The marina that I pick (Bahia) is the first marina inside the breakwater to the harbor, so I will always have quick access to open water. There are lots of amenities close by - restaurants, coffee shops, marine hardware stores, etc. AND, it has a sea lion colony that lives in and around the marina. This is both an attraction and a detraction at the same time. Sea lions can be cute, but are not to be confused with more playful and lovable sea otters.  I love being surrounded by nature, but sea lions can also smell pretty badly, be aggressive and are often huge pests.

My new berth has sea lions laying in the sun on the docks near my slip most days. I am trading coyotes, bears and raccoons for sea lions. That's my new reality.


I've got a destination to get to. I've got a deadline. Now I've got to get the boat 140 miles from San Diego to Oxnard, and this is not a trivial task.


The typical route from San Diego going north up the California coast is against the current and against the wind. On a direct line, it cannot be done under sail power alone - you need an engine to fight against the current and wind. If I have learned anything about being in Nature in 30+ years of being either in the wilderness, deserts, jungles, arctics or oceans of this planet it's this: Mother Nature ALWAYS wins.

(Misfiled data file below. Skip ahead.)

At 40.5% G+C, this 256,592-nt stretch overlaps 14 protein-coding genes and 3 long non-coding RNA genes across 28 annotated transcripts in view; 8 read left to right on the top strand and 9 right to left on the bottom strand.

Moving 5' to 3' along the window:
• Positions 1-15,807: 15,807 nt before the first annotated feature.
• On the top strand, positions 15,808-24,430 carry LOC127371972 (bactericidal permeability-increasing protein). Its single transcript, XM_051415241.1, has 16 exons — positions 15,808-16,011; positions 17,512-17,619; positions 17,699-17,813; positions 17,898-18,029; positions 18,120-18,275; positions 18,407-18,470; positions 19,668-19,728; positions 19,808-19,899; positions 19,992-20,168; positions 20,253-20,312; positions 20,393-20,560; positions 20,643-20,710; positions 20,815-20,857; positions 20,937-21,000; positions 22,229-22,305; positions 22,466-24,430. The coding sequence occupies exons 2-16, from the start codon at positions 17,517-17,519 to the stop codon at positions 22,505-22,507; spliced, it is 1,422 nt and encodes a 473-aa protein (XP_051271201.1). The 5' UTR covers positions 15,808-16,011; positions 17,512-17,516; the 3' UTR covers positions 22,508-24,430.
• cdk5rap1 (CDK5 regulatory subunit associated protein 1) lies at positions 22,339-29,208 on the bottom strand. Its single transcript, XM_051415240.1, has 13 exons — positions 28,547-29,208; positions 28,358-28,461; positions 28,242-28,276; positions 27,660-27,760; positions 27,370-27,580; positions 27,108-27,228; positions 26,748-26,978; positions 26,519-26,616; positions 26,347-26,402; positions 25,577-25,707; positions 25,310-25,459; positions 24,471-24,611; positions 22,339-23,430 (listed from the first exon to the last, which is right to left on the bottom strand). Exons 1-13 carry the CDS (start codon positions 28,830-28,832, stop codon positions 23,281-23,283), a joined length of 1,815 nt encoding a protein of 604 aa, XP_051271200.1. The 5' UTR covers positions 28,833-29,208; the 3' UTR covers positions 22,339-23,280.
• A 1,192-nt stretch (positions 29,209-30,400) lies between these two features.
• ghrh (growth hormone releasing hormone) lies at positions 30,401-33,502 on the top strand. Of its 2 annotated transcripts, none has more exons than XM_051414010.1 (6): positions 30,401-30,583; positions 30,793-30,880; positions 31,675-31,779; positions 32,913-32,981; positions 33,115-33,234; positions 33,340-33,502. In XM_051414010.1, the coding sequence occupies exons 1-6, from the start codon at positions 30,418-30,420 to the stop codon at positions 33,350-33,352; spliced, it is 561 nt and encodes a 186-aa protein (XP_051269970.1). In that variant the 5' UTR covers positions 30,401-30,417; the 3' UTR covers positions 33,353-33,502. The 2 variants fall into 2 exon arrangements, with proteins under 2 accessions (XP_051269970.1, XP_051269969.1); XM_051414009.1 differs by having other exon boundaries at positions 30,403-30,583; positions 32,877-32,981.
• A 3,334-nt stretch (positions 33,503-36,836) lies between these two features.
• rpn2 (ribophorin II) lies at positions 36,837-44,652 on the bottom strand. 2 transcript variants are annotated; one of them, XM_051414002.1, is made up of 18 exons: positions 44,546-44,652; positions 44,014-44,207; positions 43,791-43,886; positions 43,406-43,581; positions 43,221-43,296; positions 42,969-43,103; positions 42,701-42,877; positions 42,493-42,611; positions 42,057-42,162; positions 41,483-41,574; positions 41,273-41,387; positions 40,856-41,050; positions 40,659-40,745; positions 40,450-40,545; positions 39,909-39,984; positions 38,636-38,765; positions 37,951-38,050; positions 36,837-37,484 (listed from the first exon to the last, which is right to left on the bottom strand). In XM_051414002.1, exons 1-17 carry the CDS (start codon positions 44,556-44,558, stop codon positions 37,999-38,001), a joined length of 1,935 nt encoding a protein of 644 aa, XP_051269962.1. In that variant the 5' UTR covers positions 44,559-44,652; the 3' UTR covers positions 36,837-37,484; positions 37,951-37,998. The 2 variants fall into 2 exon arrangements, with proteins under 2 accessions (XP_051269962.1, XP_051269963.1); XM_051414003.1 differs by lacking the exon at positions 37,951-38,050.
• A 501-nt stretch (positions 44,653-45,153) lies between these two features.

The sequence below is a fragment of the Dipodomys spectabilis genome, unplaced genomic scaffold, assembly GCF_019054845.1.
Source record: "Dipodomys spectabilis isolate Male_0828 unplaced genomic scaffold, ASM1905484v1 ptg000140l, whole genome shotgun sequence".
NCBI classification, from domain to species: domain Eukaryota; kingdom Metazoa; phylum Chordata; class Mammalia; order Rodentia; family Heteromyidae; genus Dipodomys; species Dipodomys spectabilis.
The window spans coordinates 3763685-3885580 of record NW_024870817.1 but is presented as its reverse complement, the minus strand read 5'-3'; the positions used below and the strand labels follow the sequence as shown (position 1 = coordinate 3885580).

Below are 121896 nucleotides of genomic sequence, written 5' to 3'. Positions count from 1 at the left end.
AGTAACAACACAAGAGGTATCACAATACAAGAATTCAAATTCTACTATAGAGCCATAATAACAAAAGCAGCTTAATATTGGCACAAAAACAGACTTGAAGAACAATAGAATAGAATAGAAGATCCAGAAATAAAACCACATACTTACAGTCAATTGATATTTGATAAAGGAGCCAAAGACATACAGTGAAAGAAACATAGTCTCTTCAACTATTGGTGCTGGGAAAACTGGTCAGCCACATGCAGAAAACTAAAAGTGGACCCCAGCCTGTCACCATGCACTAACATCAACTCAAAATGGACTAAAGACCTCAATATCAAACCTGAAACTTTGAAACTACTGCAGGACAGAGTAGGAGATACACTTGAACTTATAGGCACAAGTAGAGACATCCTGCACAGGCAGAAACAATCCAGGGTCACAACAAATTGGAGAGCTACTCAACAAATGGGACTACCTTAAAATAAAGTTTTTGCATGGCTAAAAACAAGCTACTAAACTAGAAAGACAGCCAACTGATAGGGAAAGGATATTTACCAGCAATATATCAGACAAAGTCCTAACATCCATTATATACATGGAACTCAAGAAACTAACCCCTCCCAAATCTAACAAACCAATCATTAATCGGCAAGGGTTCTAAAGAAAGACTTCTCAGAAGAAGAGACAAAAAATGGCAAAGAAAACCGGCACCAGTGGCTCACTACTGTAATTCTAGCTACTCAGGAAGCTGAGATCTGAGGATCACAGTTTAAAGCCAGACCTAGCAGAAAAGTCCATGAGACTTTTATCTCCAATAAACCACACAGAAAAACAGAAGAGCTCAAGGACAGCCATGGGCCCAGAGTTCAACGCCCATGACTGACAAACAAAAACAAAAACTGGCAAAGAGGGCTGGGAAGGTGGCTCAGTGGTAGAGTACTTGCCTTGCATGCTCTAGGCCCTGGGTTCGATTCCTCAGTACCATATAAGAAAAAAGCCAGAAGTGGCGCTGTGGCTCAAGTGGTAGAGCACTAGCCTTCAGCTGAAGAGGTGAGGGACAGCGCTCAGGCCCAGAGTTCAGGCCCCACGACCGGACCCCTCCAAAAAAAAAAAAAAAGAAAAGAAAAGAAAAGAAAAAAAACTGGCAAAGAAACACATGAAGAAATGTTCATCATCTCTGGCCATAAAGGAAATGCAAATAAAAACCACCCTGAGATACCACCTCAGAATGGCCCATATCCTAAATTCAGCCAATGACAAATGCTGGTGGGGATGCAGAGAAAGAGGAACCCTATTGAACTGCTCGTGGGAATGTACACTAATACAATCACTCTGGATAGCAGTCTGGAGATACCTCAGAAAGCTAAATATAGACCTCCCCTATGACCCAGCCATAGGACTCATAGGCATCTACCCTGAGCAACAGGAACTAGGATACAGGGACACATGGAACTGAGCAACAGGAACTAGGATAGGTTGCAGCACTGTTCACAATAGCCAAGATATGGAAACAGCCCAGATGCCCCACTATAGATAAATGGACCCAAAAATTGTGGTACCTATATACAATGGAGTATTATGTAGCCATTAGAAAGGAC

You do not fight Mother Nature. You find a way to make peace with her, and go with her flow, or she will just beat you down eventually.

Here's some quick math: (you do a LOT of this when sailing)

  • the journey is 140 nm
  • my boat with the engine running will cruise at 5.5 kt
  • that equals 25 hours plus of engine running time
  • my boat will cruise at 3.5 - 4 kts in 10-15 kt winds, which is considered the 'normal' winds along the CA coast
MOST people who do this journey hate it. It's what sailors call "beating' into the wind and current. It's called that because it's what you suffer doing it - a beating.

The few folks that attempt to do this journey tend to take 5-7 days and just do short daily hops to marinas up the coast, doing maybe 20-30 nm a day, stopping each night for a civilized dinner and rest before starting out again the next day.

The hard core sailors, however, take a longer way, but one that can be more favorable if winds are right. This course takes one from San Diego westward out to Catalina for roughly 90 miles, and then northwest for another 70 miles. It's longer, but in theory, will have more favorable winds, and thus end up being a shorter and more comfortable trip.